1. A small piece of the shoot should be cut from the scion along with a viable leaf bud (the main cut should be as smooth as possible). At the same time, for the success of the procedure, at least 2-3 kidneys should be grafted.
    2. On the rootstock (wild shrub) you should choose the healthiest young branch no more than 3 years old, and then create a small T-shaped incision on it approximately in the middle. This is done in such a way that it is possible to separate the lignified bark, leaving the core intact.
    3. After that, with a clerical knife, carefully separate the bark from the wood, and place the graft with the bud into the resulting "pocket" and fix the grafting site with adhesive tape.
    4. If the process went well, the kidney retains its viability and does not wither. After about 3 weeks, the adhesive tape must be removed.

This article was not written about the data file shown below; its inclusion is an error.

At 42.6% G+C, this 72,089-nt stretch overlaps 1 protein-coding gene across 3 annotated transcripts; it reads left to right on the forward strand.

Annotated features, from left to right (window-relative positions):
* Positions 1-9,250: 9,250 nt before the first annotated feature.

5. In the spring, a young shoot will start to grow from the rootstock, it should be gradually cultivated, and all nearby ones should be removed. Thus, a central branch should form from the grafted bud, which will become the basis of the entire bush.

    Propagation by cuttings

    This propagation method is one of the easiest ways to get a full garden in just a few seasons. Layers are obtained from young shoots no more than 2 years old, their top must be dug to a depth of about 5 cm, and a small hill about 10 cm high must be poured on top. Rooting of shoots occurs throughout the year, all this time during the active vegetation of the bush, the soil is regularly moistened .

    As soon as the seedlings form the root system, the shoot is cut and transplanted, and a full-fledged cutting should be formed, at least 25 cm long. Bushes can be removed throughout the growing season, but the beginning of September is best suited for this, while the success of the procedure will require no less than 3-5 layers.